Wednesday, April 02, 2008

How to communicate strengths to your boss

The buzz is all about using Strengths at work. So much so that employees sometimes get confused.
Check out the following readers question.

Dear Aunt Bonnie-
Discovering my personal strengths made me pretty excited, especially about using them at work. But when I started sharing my discoveries with my co-workers, their response was to basically say that I need to forget about my strengths and just do my job. After all, that’s what I’m getting paid to do.
And now I’m confused. I was going to talk to my boss about my strengths and opportunities to use them in the office. But what if he reacts the same way?
Signed, Achiever/Command/Developer/Discipline/Maximizer

Dear A/C/D/D/M-
Though it’s unfortunate that everyone at work didn’t share your enthusiasm over Strengths, approaching your boss might still be a good idea. Depending on how you approach him. Anything smacking of entitlement—like, these are my strengths and I don’t want to do anything that would not make use of them—will not go over. Every single position on the face of this earth includes interesting as well as uninteresting tasks which simply need to be completed.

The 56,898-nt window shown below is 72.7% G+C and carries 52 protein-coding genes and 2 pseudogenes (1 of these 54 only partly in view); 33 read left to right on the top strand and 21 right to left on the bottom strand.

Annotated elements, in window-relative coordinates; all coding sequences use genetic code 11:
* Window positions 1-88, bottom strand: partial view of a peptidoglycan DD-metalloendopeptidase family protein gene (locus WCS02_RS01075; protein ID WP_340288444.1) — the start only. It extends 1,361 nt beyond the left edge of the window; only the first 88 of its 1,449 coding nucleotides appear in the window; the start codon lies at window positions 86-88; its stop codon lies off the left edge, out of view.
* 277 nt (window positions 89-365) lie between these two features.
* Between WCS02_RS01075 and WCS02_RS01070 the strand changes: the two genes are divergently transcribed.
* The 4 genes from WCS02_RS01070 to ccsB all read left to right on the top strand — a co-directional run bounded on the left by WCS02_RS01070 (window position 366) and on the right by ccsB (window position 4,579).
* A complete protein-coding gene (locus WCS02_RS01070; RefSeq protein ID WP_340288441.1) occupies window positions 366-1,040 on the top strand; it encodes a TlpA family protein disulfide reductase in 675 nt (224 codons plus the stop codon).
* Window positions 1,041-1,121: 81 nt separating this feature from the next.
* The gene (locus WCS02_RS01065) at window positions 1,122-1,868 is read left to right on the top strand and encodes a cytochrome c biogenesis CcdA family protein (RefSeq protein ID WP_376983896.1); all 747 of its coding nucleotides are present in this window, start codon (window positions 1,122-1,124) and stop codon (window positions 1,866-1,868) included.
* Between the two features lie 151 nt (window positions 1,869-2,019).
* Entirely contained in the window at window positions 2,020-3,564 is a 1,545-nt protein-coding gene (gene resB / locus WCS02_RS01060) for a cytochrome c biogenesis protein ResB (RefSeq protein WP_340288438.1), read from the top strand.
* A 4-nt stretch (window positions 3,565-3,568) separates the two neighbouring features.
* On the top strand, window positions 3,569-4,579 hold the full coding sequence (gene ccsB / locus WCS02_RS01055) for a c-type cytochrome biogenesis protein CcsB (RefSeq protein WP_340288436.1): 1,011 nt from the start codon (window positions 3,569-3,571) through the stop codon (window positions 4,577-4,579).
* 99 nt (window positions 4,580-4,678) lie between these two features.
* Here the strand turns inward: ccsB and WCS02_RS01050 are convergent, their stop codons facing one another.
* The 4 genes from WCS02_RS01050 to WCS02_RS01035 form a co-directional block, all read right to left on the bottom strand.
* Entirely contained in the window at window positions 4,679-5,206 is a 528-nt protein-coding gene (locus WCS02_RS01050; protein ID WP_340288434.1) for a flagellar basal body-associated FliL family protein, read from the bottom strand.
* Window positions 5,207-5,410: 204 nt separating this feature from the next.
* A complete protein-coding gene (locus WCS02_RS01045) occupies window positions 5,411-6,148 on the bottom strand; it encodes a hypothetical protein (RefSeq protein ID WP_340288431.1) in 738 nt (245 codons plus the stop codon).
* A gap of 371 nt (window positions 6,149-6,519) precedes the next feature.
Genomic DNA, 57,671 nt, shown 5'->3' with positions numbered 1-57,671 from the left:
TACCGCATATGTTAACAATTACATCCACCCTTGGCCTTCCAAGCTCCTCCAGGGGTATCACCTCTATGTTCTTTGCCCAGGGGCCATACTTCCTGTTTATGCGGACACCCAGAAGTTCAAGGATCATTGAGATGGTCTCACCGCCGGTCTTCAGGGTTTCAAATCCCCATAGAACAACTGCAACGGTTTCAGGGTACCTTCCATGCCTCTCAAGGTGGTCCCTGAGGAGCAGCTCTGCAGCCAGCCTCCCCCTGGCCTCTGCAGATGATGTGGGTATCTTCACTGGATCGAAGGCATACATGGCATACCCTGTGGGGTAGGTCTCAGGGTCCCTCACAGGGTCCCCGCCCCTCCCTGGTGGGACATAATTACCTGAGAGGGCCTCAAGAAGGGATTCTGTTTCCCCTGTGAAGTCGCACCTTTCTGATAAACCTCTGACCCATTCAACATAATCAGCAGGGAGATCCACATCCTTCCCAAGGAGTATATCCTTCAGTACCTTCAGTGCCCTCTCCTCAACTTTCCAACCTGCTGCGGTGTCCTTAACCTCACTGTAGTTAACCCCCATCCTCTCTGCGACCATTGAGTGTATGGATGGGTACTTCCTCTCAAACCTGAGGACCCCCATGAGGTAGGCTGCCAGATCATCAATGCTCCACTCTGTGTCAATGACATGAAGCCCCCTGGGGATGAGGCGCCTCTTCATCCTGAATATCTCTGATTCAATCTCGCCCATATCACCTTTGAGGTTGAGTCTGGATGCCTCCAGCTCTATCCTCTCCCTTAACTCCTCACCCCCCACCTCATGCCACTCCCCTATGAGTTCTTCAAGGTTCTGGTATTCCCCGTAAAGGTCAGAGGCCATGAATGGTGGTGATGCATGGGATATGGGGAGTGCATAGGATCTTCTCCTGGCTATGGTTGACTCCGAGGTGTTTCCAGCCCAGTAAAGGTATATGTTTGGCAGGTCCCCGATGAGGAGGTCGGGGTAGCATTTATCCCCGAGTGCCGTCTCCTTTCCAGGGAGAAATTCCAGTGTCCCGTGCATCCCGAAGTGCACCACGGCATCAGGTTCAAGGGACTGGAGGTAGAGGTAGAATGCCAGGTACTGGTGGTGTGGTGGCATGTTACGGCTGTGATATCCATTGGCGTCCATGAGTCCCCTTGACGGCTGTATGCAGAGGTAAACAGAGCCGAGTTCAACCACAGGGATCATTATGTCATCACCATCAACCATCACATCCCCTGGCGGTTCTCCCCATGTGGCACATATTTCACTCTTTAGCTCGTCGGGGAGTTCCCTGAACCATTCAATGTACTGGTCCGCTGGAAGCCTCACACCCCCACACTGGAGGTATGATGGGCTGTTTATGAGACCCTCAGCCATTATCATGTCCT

If, however, you approach your boss using wording which helps him understand how you can be most productive in reaching office goals, he/she might be more receptive. The key is to make this a conversation rather than ultimatum.

There’s a great book out, Lifescripts by Stephan Pollan and Mark Levine. Though it won’t cover your Strengths discussion specifically, it does provide a helpful grid for pre-planning conversations such as this.

All the best in using your strengths!
Aunt Bonnie

Posted by Bonnie Speyers on 04/02 at 04:13 PM
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